Postdoctoral and Associate Positions in Signal Transduction Proteomics

Postdoctoral and Associate Positions in Signal Transduction Proteomics benmajor  2020-01-28

Postdoctoral and research associate positions are available in the laboratory of Dr. Ben Major at Washington University in St. Louis, School of Medicine. We use protein mass spectrometry, functional genomics and chemical screens to study signal transduction in cancer. In addition to broad interests in kinases and ubiquitin ligases, our research focuses on the WNT/b-catenin pathway and the KEAP1/NRF2 oxidative stress response pathway. Mass spectrometry is central to our research and for this the lab maintains an Eclipse-ETD Orbitrap mass spectrometer. The Major laboratory recently moved from the University of North Carolina at Chapel Hill to Washington University in St. Louis. The new lab space is fully renovated and houses new instrumentation for cancer research, cell biology and multi-OMIC screening. The Department of Cell Biology and Physiology, Otolaryngology and the Siteman Comprehensive Cancer Center provide an exceptionally supportive, collaborative and comprehensive training and research environment.

For further details please see our website:

Postdocs and Research Associates will identify, develop and drive independent research projects that broadly relate to the following research areas:

  1. KEAP1/NRF2 oxidative stress response pathway in lung cancer, head and neck cancer and esophageal cancer. Topics include: pathway mechanics, ubiquitylation, protein-protein interaction and proximity networks, phospho-proteomics, functional genomic screening, drug discovery, mouse models and clinical trials. Structural biology of cancer-derived mutations in KEAP1. Proteogenomics and informatics of KEAP1/NRF2 signaling in clinical samples.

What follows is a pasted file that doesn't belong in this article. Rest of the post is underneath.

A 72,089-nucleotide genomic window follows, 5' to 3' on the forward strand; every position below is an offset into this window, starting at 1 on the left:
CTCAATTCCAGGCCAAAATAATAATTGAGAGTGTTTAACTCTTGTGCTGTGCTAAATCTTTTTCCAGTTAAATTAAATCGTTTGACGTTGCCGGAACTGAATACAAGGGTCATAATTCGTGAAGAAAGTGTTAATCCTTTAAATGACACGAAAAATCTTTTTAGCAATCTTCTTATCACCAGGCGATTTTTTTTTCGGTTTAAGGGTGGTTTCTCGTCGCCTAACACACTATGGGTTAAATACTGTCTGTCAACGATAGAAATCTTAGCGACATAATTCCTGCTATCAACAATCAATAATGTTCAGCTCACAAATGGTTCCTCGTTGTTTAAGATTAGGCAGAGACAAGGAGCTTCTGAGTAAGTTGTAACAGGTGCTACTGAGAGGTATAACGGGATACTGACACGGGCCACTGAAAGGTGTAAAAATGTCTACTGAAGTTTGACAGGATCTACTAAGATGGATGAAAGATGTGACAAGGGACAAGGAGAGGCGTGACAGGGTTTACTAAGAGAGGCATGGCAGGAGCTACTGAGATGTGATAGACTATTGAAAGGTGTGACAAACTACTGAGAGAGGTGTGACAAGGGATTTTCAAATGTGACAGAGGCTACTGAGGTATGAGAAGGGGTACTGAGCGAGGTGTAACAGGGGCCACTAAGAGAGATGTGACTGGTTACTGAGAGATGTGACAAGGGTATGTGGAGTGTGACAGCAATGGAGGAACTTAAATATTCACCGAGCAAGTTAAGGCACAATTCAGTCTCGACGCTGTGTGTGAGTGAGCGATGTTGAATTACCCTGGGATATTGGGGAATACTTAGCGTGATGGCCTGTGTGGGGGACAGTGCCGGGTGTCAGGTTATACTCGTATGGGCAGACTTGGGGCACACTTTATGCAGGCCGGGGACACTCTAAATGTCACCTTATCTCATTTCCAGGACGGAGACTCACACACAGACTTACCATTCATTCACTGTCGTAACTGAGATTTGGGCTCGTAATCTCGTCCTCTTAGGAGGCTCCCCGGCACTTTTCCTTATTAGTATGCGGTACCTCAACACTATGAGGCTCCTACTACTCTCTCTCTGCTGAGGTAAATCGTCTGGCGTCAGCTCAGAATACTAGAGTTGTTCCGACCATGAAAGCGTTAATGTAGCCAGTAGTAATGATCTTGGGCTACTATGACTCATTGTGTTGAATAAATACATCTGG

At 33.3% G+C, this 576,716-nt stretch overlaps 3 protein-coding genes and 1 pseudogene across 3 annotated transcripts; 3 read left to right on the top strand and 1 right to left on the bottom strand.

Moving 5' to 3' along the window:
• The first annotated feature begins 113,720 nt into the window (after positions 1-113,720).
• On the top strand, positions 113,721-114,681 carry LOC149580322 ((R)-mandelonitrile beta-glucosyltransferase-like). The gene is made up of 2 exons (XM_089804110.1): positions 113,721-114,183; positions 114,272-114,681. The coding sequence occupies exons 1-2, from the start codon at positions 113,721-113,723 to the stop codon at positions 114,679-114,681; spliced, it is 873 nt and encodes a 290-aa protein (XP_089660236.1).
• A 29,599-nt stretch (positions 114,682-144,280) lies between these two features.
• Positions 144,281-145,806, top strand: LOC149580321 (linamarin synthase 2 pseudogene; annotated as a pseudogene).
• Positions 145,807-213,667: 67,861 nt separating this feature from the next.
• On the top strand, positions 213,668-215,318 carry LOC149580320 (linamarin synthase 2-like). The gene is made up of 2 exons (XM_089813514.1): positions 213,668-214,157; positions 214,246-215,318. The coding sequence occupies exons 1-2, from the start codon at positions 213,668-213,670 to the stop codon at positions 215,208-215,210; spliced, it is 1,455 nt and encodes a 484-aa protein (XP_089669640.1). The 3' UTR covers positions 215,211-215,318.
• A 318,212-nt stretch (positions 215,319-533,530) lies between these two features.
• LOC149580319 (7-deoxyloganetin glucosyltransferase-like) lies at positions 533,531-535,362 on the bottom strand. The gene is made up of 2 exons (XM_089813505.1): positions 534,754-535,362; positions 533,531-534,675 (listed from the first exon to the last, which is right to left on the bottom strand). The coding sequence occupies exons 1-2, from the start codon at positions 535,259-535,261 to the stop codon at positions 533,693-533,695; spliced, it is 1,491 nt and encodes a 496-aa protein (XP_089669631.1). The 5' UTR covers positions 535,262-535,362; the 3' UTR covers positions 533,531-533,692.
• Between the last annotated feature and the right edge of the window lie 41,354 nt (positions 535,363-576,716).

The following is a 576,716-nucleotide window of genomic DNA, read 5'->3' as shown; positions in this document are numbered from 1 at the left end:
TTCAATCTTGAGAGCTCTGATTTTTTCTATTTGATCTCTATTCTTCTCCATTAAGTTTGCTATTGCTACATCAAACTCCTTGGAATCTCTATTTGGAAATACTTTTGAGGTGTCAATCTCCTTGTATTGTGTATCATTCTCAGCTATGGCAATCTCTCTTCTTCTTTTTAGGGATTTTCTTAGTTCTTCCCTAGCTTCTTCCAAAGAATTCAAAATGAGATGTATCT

2. WNT signaling pathway in pancreas and lung cancer. Basic pathway mechanics of the destruction complex, signalosome and enhanceosome. Time-resolved protein-proximity networks and phospho-proteomics. Proteogenomics and informatic correlations in cancer.

  3. Understudied kinases and ubiquitin ligases altered in human disease. Protein-protein interaction and proximity networks. Crispr-A and Crispr-I genetic screens. ORF screens. Phospho-proteomics. Kinase enrichment mass spectrometry. E3 substrate identification.

Prior experience, achievements and letters of recommendation that clearly articulate scientific devotion, drive and curiosity will benefit the applicant. A record of accomplishment of leading projects to completion and publication in peer-reviewed journals is required.

Washington University is an Equal Opportunity Employer. All qualified applicants will receive consideration for employment without regard to race, color, religion, age, sex, sexual orientation, gender identity or expression, national origin, genetic information, disability, or protected veteran status.

Interested candidates should send a cover letter and CV to Dr. Major (